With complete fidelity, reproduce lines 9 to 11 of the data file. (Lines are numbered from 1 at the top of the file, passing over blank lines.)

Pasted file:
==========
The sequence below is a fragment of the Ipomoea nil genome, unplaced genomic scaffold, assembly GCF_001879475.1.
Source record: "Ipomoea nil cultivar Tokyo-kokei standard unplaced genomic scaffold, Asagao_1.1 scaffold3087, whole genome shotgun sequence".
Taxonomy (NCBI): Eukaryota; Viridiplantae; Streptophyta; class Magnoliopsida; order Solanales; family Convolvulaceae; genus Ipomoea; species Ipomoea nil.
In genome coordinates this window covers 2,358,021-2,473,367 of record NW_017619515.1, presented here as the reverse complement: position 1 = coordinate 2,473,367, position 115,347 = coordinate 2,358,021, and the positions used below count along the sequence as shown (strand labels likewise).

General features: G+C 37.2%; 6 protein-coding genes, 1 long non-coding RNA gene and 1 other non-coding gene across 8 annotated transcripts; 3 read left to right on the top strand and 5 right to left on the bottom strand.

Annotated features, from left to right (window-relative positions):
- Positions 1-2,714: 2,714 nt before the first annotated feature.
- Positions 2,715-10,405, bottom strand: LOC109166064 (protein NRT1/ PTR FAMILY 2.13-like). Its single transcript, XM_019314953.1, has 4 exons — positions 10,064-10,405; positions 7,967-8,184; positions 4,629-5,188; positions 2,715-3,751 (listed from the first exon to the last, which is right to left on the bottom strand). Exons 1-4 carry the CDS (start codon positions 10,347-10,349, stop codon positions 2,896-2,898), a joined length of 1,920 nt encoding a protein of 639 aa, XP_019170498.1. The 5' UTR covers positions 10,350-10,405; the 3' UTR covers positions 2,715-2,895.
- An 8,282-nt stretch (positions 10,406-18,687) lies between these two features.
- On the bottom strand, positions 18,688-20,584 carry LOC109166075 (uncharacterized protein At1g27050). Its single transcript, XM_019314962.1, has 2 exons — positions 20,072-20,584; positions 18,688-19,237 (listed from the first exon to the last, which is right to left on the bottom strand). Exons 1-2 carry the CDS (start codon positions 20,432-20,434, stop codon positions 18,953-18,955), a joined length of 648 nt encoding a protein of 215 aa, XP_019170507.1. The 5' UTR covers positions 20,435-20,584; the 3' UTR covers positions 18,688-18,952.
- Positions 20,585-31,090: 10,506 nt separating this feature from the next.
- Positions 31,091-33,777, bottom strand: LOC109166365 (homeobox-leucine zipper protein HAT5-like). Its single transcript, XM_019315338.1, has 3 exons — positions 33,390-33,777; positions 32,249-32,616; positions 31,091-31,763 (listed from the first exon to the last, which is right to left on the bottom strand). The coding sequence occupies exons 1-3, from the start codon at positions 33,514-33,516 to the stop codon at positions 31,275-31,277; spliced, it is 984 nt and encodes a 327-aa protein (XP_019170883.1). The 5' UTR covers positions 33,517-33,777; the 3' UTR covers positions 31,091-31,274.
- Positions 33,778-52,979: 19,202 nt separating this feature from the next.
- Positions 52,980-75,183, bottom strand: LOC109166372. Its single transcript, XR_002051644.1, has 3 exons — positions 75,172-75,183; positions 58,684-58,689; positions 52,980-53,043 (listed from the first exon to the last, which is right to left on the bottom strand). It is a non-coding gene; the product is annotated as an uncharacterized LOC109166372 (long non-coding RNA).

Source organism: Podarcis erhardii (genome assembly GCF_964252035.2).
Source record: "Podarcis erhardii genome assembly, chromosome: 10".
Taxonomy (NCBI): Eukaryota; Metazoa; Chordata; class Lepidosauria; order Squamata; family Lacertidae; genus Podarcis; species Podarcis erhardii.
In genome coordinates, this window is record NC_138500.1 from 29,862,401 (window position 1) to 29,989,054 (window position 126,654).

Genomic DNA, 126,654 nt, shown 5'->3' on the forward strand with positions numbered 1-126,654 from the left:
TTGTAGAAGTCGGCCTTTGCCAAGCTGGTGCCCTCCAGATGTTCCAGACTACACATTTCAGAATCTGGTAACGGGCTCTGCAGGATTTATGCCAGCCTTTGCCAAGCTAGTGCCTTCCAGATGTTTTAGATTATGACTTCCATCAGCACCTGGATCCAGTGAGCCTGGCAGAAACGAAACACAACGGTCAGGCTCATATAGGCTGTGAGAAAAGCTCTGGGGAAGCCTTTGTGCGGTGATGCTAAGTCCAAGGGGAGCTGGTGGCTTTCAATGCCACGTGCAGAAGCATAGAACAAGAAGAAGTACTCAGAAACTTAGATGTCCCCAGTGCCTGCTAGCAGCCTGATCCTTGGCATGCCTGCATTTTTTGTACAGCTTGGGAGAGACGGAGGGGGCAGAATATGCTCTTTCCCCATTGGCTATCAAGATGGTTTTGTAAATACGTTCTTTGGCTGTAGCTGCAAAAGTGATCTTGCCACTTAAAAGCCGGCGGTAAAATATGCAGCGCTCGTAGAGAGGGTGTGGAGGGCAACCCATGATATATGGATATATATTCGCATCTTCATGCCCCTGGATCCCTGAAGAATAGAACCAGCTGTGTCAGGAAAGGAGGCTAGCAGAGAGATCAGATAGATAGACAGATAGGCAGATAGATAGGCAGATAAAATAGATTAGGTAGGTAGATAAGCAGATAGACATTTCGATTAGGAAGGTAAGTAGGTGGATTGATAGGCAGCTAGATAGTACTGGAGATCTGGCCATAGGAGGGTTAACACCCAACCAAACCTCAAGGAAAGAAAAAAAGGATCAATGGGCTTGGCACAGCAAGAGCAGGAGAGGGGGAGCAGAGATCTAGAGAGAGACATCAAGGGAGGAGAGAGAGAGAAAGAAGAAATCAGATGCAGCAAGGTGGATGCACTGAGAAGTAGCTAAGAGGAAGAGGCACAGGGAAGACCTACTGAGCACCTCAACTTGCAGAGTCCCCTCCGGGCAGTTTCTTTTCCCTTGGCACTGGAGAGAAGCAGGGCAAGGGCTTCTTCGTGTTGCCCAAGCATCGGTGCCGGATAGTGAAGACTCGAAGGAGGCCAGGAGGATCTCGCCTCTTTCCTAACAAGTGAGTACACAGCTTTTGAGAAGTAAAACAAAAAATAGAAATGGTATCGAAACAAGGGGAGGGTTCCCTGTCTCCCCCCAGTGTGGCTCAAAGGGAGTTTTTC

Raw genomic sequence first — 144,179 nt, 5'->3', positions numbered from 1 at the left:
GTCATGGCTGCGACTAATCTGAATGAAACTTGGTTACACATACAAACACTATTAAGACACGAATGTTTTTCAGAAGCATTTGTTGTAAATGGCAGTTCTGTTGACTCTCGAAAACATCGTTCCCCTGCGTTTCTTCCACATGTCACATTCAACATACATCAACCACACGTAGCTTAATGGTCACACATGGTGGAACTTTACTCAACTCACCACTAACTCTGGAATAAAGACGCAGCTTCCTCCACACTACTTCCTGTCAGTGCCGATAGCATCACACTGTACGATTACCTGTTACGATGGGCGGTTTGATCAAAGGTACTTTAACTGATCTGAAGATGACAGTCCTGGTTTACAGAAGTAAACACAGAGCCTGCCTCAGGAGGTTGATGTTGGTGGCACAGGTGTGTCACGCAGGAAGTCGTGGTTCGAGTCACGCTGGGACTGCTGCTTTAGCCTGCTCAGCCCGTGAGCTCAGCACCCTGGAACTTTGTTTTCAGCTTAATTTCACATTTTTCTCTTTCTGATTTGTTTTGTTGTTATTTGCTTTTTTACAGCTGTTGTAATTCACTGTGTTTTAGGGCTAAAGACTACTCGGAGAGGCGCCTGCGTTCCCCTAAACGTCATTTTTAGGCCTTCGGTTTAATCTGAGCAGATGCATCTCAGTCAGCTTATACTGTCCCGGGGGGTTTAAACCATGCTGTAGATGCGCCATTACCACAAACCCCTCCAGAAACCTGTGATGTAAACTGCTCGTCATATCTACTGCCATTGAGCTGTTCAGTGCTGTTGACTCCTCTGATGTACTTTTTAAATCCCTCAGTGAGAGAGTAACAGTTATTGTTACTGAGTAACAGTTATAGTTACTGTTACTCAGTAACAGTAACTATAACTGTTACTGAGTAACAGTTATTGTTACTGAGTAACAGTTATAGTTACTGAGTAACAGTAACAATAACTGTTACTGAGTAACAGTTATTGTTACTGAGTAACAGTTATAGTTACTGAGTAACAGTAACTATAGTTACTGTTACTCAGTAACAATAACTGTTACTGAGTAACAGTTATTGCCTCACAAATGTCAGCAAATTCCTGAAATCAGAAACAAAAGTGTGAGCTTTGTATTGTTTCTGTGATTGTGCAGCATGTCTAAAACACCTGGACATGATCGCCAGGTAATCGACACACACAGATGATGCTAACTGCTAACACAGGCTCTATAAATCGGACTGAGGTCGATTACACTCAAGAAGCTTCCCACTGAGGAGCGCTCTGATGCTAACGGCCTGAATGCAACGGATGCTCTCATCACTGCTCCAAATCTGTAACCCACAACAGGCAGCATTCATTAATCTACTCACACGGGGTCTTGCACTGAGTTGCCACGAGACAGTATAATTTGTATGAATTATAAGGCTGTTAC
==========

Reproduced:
- An 8,282-nt stretch (positions 10,406-18,687) lies between these two features.
- On the bottom strand, positions 18,688-20,584 carry LOC109166075 (uncharacterized protein At1g27050). Its single transcript, XM_019314962.1, has 2 exons — positions 20,072-20,584; positions 18,688-19,237 (listed from the first exon to the last, which is right to left on the bottom strand). Exons 1-2 carry the CDS (start codon positions 20,432-20,434, stop codon positions 18,953-18,955), a joined length of 648 nt encoding a protein of 215 aa, XP_019170507.1. The 5' UTR covers positions 20,435-20,584; the 3' UTR covers positions 18,688-18,952.
- Positions 20,585-31,090: 10,506 nt separating this feature from the next.